Without a doubt there is still some heavy lifting to be done at NCCU and other law schools, alike. The informal process of assessing student and institutional outcomes used in the past will need to be formalized under the proposed Standards. Most notably, the goals set forth in the institution’s long-range strategic plan will need to be reviewed to ensure their measurability. Finally, the institutions must take the final step of setting up regular, interim measurement (or collecting of evidence) to determine if “institutional and student objectives” are being met. I posit, however, that with collaboration between faculty, the bar, and administrators, the heavy lifting need not be overwhelming. Indeed, we are better positioned for change than many (including ourselves) think. In the words of the old British adage, “Keep calm and carry on.” 

 

[1] “The proposed changes to Chapter Three are being spearheaded by the Student Learning Outcomes Committee, a sub-committee of the ABA‘s Section on Legal Education and Admission to the Bar‘s Standards Review Committee.”  Susan Hanley Duncan, The New Accreditation Standards are Coming to a Law School Near You—What You Need to Know About Learning Outcomes & Assessment, 16 J. Legal Writing Inst. 606, 608 (2010). As of the printing of Duncan’s article, the Student Learning Outcomes sub-committee had developed five drafts of the proposed changes to Chapter Three, based upon input from various sources (a special sub-committee on outcome measure’s report and many other interested parties).

[2] Steven C. Bahls, Assessment and Student Outcomes – Implications of Proposed ABA Standards on Student Learning Outcomes (May 27, 2010) (unpublished manuscript) (on file with author).

[3] David Thomson, Outcomes & Assessment: A Golden Opportunity for LRW Professors, The Second Draft, 4 (2010).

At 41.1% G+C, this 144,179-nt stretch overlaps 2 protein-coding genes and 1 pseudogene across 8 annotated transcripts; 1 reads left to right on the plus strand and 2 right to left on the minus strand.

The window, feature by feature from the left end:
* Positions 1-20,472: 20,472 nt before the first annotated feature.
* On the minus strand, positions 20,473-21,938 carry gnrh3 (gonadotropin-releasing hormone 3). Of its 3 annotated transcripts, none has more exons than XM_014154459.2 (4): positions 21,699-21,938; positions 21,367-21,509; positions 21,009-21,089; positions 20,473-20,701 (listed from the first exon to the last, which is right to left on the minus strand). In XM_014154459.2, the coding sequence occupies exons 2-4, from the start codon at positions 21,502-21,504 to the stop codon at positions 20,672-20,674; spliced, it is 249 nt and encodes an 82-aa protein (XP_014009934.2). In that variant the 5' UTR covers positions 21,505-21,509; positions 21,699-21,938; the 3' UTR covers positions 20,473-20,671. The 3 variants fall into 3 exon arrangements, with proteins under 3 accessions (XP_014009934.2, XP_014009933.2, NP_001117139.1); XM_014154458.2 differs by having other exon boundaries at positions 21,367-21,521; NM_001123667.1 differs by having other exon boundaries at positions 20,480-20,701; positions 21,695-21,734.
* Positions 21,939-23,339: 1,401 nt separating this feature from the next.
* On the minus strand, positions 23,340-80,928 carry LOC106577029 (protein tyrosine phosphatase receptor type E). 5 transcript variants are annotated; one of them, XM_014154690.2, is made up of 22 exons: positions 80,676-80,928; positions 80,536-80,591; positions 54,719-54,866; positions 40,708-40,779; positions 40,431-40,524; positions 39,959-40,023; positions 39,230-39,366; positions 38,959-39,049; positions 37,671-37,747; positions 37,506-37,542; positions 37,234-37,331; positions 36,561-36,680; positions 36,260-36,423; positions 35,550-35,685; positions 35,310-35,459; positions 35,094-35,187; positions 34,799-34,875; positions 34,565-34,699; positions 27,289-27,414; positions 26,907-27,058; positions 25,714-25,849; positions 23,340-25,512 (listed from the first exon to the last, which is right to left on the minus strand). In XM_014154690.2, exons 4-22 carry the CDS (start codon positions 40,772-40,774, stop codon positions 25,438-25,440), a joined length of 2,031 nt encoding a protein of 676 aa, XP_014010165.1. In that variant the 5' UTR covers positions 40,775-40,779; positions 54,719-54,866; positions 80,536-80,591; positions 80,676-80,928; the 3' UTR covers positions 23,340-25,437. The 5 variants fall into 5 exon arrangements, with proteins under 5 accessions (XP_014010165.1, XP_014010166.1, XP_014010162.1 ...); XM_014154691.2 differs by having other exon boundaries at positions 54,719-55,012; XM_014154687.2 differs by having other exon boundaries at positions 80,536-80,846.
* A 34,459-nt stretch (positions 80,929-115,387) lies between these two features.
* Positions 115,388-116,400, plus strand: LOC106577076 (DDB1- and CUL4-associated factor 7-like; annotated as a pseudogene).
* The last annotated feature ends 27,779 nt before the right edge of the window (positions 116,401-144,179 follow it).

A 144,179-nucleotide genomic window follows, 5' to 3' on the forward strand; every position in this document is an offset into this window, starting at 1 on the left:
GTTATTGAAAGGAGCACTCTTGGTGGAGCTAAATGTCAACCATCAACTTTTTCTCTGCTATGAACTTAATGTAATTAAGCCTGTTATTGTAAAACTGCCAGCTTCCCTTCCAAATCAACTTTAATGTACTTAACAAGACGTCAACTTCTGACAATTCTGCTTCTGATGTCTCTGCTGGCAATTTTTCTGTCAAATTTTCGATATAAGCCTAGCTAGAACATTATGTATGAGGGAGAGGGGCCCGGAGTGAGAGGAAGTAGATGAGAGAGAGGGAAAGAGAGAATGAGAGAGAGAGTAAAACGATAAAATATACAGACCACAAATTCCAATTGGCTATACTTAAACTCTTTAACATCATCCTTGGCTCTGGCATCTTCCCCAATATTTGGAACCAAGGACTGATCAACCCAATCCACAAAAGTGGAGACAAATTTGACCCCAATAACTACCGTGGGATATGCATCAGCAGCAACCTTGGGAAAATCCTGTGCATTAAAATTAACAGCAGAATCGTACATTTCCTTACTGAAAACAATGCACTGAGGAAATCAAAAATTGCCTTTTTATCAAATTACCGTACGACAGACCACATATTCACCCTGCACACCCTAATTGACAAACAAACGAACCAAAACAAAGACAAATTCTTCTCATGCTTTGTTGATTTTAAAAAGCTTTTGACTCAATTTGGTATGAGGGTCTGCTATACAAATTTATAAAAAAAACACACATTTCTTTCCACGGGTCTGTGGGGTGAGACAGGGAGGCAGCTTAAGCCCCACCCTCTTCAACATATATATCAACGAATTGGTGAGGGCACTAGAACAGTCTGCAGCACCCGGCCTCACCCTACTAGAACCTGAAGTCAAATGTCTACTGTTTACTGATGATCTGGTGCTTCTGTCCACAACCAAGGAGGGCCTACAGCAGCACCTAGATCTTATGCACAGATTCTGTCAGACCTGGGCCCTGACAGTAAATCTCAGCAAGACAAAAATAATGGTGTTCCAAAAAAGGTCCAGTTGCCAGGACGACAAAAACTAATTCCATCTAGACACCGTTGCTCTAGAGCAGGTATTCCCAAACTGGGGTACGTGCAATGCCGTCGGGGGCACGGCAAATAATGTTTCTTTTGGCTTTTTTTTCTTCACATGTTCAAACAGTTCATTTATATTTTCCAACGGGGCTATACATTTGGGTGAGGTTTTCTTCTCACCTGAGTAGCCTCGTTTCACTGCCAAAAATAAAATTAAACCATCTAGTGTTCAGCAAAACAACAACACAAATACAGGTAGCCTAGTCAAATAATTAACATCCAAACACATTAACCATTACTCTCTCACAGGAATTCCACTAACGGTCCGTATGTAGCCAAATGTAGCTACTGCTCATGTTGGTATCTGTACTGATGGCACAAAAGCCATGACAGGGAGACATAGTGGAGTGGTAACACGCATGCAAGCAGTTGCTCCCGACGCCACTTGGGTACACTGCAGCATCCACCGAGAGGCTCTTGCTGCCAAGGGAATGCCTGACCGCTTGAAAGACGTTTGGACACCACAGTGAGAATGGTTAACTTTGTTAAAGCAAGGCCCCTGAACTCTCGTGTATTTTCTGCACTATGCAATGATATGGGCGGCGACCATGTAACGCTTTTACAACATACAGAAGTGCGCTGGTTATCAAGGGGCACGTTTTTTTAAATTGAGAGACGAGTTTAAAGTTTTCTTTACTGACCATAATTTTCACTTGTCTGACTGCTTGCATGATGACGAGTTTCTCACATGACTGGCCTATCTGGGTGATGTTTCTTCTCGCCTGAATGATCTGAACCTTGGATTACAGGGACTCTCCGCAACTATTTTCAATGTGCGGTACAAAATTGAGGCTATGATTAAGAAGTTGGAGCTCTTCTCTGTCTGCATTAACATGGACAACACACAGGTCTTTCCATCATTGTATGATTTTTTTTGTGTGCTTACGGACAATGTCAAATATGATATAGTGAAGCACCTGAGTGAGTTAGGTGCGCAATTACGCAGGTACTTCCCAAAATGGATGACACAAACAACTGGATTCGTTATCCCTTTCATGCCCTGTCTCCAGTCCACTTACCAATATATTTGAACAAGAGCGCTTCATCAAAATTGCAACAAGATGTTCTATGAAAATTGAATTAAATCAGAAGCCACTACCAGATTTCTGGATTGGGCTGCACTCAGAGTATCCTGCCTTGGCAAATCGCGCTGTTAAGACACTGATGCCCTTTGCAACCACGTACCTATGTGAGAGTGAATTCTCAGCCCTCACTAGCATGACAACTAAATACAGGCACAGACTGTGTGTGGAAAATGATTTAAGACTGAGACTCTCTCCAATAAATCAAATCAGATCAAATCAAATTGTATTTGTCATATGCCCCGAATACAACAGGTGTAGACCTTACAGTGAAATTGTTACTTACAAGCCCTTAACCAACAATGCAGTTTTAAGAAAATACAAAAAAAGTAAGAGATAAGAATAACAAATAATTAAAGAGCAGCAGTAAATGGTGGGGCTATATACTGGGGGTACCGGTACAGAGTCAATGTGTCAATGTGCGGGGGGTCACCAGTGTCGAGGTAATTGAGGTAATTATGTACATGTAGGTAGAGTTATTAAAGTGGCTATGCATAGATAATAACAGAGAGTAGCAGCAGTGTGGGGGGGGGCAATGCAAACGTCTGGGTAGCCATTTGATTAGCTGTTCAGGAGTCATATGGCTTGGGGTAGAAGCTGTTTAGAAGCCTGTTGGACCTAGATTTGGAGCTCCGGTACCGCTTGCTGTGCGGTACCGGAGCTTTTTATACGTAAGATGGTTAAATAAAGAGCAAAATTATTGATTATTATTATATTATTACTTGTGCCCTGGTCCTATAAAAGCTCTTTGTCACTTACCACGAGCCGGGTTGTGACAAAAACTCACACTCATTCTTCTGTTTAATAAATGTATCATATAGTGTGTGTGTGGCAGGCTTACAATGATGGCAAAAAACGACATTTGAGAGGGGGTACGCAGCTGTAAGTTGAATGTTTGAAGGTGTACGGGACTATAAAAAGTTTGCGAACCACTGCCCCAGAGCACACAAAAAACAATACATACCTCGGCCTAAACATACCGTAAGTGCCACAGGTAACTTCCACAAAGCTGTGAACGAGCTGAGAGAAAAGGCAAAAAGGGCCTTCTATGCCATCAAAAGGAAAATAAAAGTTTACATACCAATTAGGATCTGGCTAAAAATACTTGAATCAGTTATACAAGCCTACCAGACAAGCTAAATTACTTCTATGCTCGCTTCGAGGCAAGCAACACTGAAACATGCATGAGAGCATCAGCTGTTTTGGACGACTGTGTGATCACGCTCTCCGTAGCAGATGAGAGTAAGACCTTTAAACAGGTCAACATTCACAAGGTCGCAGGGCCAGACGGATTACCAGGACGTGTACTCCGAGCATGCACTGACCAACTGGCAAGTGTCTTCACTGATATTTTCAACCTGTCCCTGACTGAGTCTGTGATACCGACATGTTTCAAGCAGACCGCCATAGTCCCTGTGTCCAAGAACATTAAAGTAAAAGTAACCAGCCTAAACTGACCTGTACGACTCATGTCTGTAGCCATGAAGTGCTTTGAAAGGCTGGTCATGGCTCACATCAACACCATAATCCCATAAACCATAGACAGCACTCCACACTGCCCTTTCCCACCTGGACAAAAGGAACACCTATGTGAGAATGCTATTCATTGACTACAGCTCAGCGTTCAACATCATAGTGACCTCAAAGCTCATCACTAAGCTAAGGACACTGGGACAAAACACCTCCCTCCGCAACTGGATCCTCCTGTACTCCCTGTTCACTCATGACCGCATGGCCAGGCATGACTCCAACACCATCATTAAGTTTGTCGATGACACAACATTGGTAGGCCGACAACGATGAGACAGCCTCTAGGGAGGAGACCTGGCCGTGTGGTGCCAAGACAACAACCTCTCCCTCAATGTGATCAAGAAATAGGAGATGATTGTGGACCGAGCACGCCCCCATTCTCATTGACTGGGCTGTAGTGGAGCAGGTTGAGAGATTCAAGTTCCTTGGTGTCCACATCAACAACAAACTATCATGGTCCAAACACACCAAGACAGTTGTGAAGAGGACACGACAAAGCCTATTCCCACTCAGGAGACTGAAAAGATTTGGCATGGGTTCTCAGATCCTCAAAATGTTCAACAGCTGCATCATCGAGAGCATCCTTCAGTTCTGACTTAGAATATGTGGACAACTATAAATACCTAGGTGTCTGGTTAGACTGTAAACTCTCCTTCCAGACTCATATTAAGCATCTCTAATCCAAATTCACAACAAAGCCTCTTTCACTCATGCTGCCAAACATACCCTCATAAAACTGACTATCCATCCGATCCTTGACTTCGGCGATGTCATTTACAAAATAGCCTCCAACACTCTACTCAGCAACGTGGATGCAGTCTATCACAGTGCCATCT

[4] Duncan, supra note 1, at 609.

[5] Sandy Cobb, History of Assessment Practices in the United States 1, 1 (Oct. 8, 2004) (unpublished manuscript), http://learn.midsouthcc.edu/LearningObjects/facDev/history_of_assessment.pdf (“Assessment practices began to spring up in the early 1900's, and the government was a predominant driver.”).

[6] Craig S. Shwery, Reading, Writing, and Classroom Rubrics: Ways to Motivate Quality Learning, in Rubrics: A Handbook for Construction and Use 95 (Germaine L. Taggart et al. eds., 1998) (citing J.E. Bertrand, Student Assessment and Evaluation, in Assessment and Evaluation in Whole Language Programs 19-35 (B. Harp ed., 1993).  

[7] Victoria L. VanZandt, Creating Assessment Plans for Introductory Legal Research and Writing Courses, 16 J. Legal Writing Inst. 319-20 (2010).

[8]Duncan, supra note 1, at 612;  Thomson, supra note 3; Gregory S. Munro, How Do We Know if We Are Achieving Our Goals?: Strategies for Assessing the Outcome of Curricular Innovation, 1 J. Ass'n Legal Writing Directors 229, 230 ( 2002) .

[9] Thomson, supra note 3; Munro, supra note 8.

[10] Munro, supra note 8, at 232.

[11] Duncan, supra  note 1, at 614. Assessment requires the use of some precise and sometimes formulaic terminology.

[12] Id. (noting that constructing “effective” outcomes can be difficult and referring the reader to Bloom‘s Taxonomy of Educational-Objectives-Cognitive Domain and to Linda Suskie’s book, Assessing Student Learning, in which she lists several helpful tips).

[13] Id. at 628.

[14]See id. at 622-27 (discussing the methodology of measuring student, program, and institutional outcomes and goals).

[15]“Curriculum mapping is a process of identifying where the intended learning outcomes fit within the curriculum.” at  619.

[16] See id. at 617-20; 623-24 ; VanZandt, supra note 7, at 342-47.

[17] NCCU School of Law, http://www.nccu.edu/academics/sc/law (last visited Aug. 13, 2011).

[18] Id.

[19] NCCU School of Law, http://web.nccu.edu/law/about/mission.html (last visited Aug. 13, 2011).

[20] Id.

[21] HBCUs are historically funded at a lower level in comparison to their Historically White counterparts. See  Marybeth Gasman, Comprehensive Funding Approaches for Historically Black Colleges and Universities (2010), http://www.gse.upenn.edu/pdf/gasman/FundingApproachesHBCUs.pdf.

[22] As a lower-tiered law school, NCCU relies on its reputation for affordability, having a good bar passage rate, and producing “practice-ready” attorneys, instead of the U.S. News & World Report’s rankings.

[23] VanZandt, supra note 7, at  323. 

[24] All legal writing courses/seminars at NCCU are designed to include a minimum of three writing assignments, with at least one opportunity for a re-write.

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Editor's Note: The Standards numbers cited in this article are current as of the Standard Review Committee's November 2011 meeting. They are subject to change. Please refer to the Standards Review Committee page for updates to the Comprehensive Review process.